Rule change has coaches debating how often to retweet
KNOXVILLE, Tenn. (AP) A new NCAA rule change is catching some recruits by surprise while causing coaches to debate how much time they should spend on social media.
Under the change that took effect last week, athletic department staff members are allowed to retweet or show their approval of social media posts made by recruits. The policy change has been nicknamed ''Click, Don't Type'' because coaches still aren't allowed to add any sort of comment to a recruit's post.
NCAA spokeswoman Emily James said the Mid-American Conference proposed the rule change.
Kristin Williams, the MAC's associate commissioner for institutional services, said the original idea from the league's coaches was a complete deregulation of social media usage. Williams said the idea was modified to the proposal that eventually passed because of administrative concerns that the initial recommendation ''would turn into an absolute free-for-all.''
Many coaching staffs wasted no time capitalizing on the new policy. Tennessee football coach Butch Jones smiled and shook his right hand to jokingly symbolize how tired it had become from all the retweeting.
''We're going to use it the best we can and not let it interfere with our current team or anything like that,'' Jones said. ''I had to have my thumbs popped out a little bit.''
Some prospects were caught off guard by the rule change.
Knoxville Catholic teammates Amari Rodgers and Cade Mays said they were unaware of the new policy until they noticed college coaches had retweeted some of their posts. Although they already have made their college choices – Rodgers has committed to Clemson and Mays to Tennessee – both said they could see how a retweet from a coach or staffer might affect an uncommitted recruit's decision.
''It would be cool to see a coach retweet one of your tweets or favorite one of your tweets because you know they're looking at you and seeing what you put on social media,'' said Rodgers, a 2017 receiving prospect.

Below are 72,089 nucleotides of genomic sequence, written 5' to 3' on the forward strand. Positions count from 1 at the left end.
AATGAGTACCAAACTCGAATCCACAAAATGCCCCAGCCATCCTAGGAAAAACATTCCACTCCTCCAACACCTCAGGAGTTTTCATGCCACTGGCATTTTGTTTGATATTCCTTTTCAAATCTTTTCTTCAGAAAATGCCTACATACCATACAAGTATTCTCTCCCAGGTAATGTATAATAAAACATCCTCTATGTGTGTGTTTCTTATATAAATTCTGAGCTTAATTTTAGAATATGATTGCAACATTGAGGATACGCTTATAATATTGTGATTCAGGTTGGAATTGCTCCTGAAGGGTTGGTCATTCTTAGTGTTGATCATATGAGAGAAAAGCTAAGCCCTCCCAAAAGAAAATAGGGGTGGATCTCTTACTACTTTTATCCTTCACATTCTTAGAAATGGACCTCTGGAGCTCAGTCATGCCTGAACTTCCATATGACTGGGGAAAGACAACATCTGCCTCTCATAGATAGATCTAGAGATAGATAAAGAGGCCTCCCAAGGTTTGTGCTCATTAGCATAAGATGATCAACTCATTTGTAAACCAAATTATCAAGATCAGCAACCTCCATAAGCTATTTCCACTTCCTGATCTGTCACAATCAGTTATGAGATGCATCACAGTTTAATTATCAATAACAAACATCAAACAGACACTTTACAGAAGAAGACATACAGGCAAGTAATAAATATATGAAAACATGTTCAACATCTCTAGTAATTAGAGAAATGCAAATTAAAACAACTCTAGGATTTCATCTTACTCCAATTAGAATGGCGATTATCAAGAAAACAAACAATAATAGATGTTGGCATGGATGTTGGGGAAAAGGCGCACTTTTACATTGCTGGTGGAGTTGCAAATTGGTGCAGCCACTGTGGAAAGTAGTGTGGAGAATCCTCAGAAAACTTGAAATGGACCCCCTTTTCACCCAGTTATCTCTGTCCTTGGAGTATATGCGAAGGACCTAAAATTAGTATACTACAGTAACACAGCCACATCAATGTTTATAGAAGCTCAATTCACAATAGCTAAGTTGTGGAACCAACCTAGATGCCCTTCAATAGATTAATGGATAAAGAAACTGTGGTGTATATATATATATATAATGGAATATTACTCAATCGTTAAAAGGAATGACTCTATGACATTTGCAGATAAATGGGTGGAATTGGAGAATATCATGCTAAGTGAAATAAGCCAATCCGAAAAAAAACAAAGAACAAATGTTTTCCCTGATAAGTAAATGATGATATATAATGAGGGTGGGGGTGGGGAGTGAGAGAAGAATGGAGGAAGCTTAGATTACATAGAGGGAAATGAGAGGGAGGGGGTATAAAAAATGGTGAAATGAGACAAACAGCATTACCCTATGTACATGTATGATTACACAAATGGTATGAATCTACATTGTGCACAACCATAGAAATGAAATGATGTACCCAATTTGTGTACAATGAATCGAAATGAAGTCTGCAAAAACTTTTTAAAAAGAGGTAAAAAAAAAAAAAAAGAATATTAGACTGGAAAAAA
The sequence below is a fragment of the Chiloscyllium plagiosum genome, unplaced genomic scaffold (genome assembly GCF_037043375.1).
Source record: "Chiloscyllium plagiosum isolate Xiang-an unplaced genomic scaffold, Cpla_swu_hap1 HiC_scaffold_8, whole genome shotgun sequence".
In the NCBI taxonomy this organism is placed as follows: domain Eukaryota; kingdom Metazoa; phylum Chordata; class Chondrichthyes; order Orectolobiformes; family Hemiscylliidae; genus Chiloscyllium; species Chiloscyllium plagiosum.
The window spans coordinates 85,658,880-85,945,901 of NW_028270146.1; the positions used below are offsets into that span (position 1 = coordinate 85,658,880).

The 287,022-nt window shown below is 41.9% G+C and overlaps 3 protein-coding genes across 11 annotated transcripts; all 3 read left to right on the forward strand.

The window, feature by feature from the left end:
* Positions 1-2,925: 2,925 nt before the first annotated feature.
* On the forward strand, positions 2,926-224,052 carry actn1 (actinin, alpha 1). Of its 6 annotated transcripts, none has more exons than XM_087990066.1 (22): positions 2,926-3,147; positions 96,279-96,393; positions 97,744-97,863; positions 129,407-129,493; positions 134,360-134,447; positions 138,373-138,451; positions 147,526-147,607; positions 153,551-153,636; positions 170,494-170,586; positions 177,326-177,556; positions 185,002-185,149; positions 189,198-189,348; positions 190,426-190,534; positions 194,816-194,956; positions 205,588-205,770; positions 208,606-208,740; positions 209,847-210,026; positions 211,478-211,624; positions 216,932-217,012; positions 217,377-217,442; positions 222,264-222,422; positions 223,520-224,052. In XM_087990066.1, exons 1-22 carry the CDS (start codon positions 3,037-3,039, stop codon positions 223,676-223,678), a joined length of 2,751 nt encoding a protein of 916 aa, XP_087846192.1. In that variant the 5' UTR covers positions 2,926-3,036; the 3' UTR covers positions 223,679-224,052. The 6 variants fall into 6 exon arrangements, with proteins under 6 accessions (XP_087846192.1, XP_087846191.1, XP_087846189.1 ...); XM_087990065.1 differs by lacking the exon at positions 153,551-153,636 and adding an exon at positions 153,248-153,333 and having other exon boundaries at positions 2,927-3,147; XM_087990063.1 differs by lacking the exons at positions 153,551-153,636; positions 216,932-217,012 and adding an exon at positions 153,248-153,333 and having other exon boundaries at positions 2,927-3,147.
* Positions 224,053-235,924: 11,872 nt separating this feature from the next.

Of course, that assumes the coaches are the ones actually doing the retweeting rather than delegating the responsibility.
''I'm sure they feel pretty good when a college guy is retweeting their stuff, but is it really the (coach) or are they putting someone else in charge of handling that stuff?'' said Murfreesboro (Tennessee) Oakland High coach Kevin Creasy, whose team includes two seniors who have committed to Southeastern Conference schools. ''I don't know a lot of Division I head coaches sitting around that have time to retweet what a 16-year-old is putting out there. I feel like maybe it's helping our unemployment rate go down because somebody's being hired to do that.''
Different coaches have responded differently to the new policy.
Mississippi's Hugh Freeze said he personally didn't plan to retweet any posts from prospects, though a scan of social media accounts shows that some of his assistants have done so.
''I think that's a poor reason to choose a school, because a coach retweeted something,'' Freeze said. ''I'm not going to partake in that. Some of my coaches may, and I haven't instructed them one way or another on it. I could end up doing it, but I'm indifferent today.''
But Tennessee's staff was particularly active on social media as soon as the rule change took effect. Jones and his assistants immediately retweeted hundreds of posts from prospects, including some tweets in which recruits announced they had received offers from Tennessee or had committed there.
''It's kind of a great way to start your morning off,'' Jones said. ''Or at night, it's kind of my mental escape a little bit from football.''
The move already is paying off for recruits in at least one respect. Mays, a junior offensive lineman, cited the effect of having one of his posts retweeted by Jones.
''I think I got 250 followers the first hour,'' Mays said.
AP Sports Writer David Brandt in Oxford, Mississippi, contributed to this report.